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Articles (1)

This article aims to compare and clarify two of the major learning theories, Constructivism and Behaviorism as well as to find out how they can contribute in designing online learning programs.

The basic principle of Behaviorism is that learning is the result of a person's response to a stimulus. The student does not work independently on the environment but on the contrary his / her behavior is controlled by environmental factors, thus not having the control of the learning or the time it takes to achieve it (Technology in Education, n.d). All the objectives are predetermined, while the student is tasked with absorbing the offered knowledge so that in the final stage it may present desired - predetermined behaviors. The pupil is individually assessed and controlled if his behaviors and performances can state that he has acquired the new knowledge according to the criteria the teacher has set as the right response. (Weegar & Pacis, 2012). Thus, the teacher is at the center of learning, trying to find ways to enhance the desired behaviors by providing the appropriate stimuli without taking into account the social-cultural context of the learners as well as their needs, ultimately failing to contribute to the acquisition of a higher level of competence or those skills that require deeper processing (Technology in Education, nd; Kostaditidis, 2005).

On the other side, another predominant learning theory is constructivism, which asserts that learning is an active process as students enter the process of building knowledge by trying to clarify the events of the world environment (Technology in Education, n.d.). Constructivists believe that learning only happens when there is active information processing and so they ask students to create their own motifs by linking new knowledge to those with the result that they constantly undergo the cultivation of post-cognitive skills (Technology in Education, nd; Kostaditidis , 2005). Constructivists do not share the attitude of behaviorism that knowledge is independent of the mind and believe that the mind is the internal representation of the outside world, with the result that students are forced to construct their own knowledge through personal experiences and real events (Weegar & Pacis, 2012). Actions in the constructivist model enhance the ability to solve the problems of those involved, the ability to conduct research and work within a group, while the educator plays the role of assistant-supporter of the learning process and his students, encouraging them to formulate their own ideas and conclusions (Weegar & Pacis, 2012).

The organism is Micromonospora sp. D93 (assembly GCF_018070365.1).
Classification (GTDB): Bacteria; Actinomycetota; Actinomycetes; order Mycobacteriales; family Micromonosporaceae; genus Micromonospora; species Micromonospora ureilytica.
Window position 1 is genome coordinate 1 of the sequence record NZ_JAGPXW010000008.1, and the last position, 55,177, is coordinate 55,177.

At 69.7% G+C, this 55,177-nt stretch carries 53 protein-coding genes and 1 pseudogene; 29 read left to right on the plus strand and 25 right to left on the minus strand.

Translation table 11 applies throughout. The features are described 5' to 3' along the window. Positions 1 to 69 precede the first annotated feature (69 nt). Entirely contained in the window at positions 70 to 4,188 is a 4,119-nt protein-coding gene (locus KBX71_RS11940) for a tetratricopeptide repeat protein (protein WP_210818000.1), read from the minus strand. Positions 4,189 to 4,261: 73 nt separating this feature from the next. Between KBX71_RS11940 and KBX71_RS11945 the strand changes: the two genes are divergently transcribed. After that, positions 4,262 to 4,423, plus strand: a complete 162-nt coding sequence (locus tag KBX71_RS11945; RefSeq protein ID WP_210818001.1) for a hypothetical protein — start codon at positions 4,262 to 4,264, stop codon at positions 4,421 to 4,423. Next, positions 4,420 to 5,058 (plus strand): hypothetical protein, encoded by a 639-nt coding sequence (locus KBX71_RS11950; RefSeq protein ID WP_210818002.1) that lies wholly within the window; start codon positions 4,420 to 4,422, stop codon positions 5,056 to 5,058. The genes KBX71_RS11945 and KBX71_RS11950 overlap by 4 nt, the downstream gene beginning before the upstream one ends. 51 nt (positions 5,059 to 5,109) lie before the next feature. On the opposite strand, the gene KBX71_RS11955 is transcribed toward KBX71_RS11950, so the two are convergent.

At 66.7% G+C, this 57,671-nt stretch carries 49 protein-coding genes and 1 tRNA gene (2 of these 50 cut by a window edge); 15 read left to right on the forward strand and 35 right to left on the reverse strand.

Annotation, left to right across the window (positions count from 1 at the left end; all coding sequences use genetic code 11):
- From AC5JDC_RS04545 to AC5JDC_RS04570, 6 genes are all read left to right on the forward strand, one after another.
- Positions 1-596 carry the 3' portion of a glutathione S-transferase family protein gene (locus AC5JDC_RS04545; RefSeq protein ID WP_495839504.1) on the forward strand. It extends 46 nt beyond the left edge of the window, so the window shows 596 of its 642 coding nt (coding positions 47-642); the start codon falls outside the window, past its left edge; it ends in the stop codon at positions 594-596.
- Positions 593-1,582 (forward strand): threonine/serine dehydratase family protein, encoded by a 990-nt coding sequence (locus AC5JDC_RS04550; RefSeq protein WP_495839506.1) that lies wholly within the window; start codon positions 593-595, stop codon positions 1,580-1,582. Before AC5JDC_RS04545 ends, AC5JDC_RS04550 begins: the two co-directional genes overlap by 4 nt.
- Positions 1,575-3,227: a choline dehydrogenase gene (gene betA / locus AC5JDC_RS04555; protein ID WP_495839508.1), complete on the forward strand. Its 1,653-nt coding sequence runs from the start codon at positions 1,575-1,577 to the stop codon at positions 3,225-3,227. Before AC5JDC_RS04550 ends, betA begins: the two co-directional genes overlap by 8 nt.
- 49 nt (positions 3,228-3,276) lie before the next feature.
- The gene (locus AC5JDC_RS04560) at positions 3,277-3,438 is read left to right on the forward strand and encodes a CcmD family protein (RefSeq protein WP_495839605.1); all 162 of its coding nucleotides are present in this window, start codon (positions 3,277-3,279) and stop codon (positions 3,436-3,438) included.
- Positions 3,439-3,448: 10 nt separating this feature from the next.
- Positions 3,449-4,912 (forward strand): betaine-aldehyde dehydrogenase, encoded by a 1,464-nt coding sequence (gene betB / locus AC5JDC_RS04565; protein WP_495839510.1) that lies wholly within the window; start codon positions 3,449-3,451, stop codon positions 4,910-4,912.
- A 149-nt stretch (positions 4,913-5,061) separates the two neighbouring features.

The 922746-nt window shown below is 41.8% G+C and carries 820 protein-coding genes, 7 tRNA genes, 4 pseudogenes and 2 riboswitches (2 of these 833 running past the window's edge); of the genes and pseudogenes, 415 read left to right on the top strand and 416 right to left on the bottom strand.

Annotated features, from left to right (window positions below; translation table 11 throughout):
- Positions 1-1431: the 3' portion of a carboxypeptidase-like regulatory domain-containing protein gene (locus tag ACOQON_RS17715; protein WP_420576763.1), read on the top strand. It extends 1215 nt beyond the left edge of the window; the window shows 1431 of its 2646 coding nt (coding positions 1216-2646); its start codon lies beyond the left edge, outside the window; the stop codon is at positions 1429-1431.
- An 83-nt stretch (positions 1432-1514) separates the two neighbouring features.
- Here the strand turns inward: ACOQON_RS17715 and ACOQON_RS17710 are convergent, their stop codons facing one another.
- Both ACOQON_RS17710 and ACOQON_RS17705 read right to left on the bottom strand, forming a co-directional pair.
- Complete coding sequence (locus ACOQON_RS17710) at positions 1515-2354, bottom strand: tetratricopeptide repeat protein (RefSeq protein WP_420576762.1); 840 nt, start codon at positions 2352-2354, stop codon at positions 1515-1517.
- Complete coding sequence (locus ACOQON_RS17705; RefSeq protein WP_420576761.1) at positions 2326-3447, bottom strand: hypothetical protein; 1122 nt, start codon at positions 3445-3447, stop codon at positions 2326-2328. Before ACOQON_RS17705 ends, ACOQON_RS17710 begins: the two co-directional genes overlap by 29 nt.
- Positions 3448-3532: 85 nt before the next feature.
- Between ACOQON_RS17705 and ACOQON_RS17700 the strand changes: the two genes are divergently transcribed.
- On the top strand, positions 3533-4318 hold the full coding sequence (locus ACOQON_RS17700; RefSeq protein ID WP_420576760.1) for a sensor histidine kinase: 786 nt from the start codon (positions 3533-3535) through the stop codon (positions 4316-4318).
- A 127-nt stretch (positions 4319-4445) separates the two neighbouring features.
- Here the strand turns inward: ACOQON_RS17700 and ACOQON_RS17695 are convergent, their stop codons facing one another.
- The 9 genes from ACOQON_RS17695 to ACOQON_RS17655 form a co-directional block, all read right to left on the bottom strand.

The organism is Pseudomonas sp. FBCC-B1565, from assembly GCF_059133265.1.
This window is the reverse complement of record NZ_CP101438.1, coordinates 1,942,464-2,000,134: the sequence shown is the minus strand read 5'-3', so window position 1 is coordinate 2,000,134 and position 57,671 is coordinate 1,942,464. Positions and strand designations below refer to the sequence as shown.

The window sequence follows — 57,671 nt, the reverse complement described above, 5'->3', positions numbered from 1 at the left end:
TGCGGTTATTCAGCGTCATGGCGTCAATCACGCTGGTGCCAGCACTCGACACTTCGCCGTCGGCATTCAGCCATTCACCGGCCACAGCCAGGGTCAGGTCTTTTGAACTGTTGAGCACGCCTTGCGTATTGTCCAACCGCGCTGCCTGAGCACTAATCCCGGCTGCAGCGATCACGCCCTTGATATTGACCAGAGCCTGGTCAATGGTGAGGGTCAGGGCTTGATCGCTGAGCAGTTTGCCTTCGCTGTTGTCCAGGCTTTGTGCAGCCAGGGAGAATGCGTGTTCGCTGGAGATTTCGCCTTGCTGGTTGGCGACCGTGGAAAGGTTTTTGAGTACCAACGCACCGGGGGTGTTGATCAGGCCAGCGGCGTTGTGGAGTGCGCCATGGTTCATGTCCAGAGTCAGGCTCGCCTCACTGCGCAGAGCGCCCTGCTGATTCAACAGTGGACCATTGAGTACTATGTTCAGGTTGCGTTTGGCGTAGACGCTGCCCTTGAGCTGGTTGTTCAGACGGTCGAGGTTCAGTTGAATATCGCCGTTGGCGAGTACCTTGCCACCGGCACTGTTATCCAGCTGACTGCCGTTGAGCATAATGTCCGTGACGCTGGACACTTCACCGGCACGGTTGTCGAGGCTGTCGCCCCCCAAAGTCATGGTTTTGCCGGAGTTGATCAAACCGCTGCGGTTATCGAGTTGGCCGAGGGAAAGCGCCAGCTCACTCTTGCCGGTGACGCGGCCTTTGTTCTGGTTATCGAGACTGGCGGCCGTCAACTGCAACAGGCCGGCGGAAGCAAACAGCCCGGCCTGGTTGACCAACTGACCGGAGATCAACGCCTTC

Which one is better to use when designing e-learning courses?

The creation and the need to adopt a technological approach to the Internet learning, stems from the theory of constructivism. In an article by Vrasidas, Zebbys & Petros (2005), Vygotski's theories of self-regulating and reflective knowledge express the inseparably linked nature of those theories with new approaches in the field of education. As a result, teaching is driven to its peak, as the teacher is now invited to combine both pedagogical approaches and technological applications and new teaching approaches, effectively designing an authentic learning environment where the learners will benefit the most. (Erben, Ban & Casta ~ neda, 2009; Medina & Alvarez, 2014)

Despite their differences, these two learning theories are well suited to the design of online learning today. Although the various technological tools are primarily designed in the context of behaviorist theories  most teachers choose to use a combination of behavioral and constructivist design patterns, perceiving the dynamics of both theories in order to satisfy of the educational peculiarities of each student(Weegar & Pacis, 2012).

learning theories


Βρασίδας, Χ., Ζεμπύλας, Μ., & Πέτρου, Α. (2005). Σύγχρονα παιδαγωγικά μοντέλα και ο ρόλος της εκπαιδευτικής τεχνολογίας. Στο: Σ. Ρετάλης (επιμ.) Οι προηγμένες τεχνολογίες διαδικτύου στην υπηρεσία της μάθησης. (σελ. 35- 58), Αθήνα: Εκδόσεις Καστανιώτη. 

Erben, T., Ban, R., & Casta~neda, M. (2009). Teaching English language learners through technology. New York, NY: Routledge 

Technology in Education. (n.d.) Learning Theories.εκπαιδευτικό-υλικό/θεωρίες-μάθησης ">Retrieved October 4, 2017 by Educational-york/views

Kostantinidis, A. (2005). Learning Theories and Their Effects on Educational Software Design (Dissertation, Aristotle University of Thessaloniki, 2005).

 Medina, L. C., & Alvarez, C. P. (2014). Fostering Collaboration in CALL: Benefits and Challenges of Using Virtual Language Resource Centres.

Weegar, M.A. & Pacis, D. (2012). A Comparison of Two Theories of Learning - Behaviorism and Constructivism as applied to Face-to-Face and Online Learning. Presented at the E-Leader Conference. Manila, Philippines.